He doesn’t even know it, but Naira Marley is a cult leader. All of a sudden, there’s an army of Nigerians all over the world calling themselves Marlians. They follow the philosophy of the Great One aka Afeez Fashola, who is only 25 years old. Their doctrine, it appears, is smoke a bouyant amount of weed, rage against the authorities, have a lot of sex, and secure the bag aka naira.
Okay, that’s reckless hyperbolism. My grand arrival in that famed continental magazine was anything but sudden. That story took me all of three weeks, plus a couple of extra sleepless nights—factoring in interviews, research, transcriptions, rewrites, edits, and reverts. But one day, just as I languished in one of those Lagos traffic jams on Alfred Rewane Road, Ikoyi, I saw Ayeni Adekunle and Steve Babaeko on the cover of Forbes Africa and I was like, Wait, that’s my story.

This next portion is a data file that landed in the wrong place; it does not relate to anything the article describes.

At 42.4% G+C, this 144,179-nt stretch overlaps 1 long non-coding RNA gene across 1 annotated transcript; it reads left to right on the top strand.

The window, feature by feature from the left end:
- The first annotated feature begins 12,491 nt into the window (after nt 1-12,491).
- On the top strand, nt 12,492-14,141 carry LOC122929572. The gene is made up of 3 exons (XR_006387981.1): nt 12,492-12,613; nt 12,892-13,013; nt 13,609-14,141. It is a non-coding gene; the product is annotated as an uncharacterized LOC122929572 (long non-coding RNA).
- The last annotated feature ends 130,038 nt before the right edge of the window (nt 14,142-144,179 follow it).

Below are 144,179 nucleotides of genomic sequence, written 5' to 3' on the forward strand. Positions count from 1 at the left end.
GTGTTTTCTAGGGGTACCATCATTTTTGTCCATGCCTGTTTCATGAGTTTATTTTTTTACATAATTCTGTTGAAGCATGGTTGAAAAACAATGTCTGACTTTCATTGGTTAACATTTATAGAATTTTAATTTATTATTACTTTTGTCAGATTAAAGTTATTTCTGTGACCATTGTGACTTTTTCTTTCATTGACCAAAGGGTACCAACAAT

For three weeks, Tope Jemerigbe had waited with nerves on fire for this phone call. Now that she was on it, she knew there was only one answer she could accept from the man on the other end of the line. That man, Tarek Abdelnabi, must make up his mind today or Tope and her people would be out of time. Tope didn’t like to be out of time.
Bankulli is a big man– when he stands beside my 5ft 9.5″ I feel he’s 7ft tall. But he also knows how to perfectly fade into the background. This is probably his superpower. He helps other people shine by staying out of their way.
Before the FIFA World Cup, Pepsi was the official sponsor of the Nigerian Super Eagles– this you knew. And when it came time to renew the multimillion naira contract, it was supposed to be easy-peasy because the lads were headed to Russia.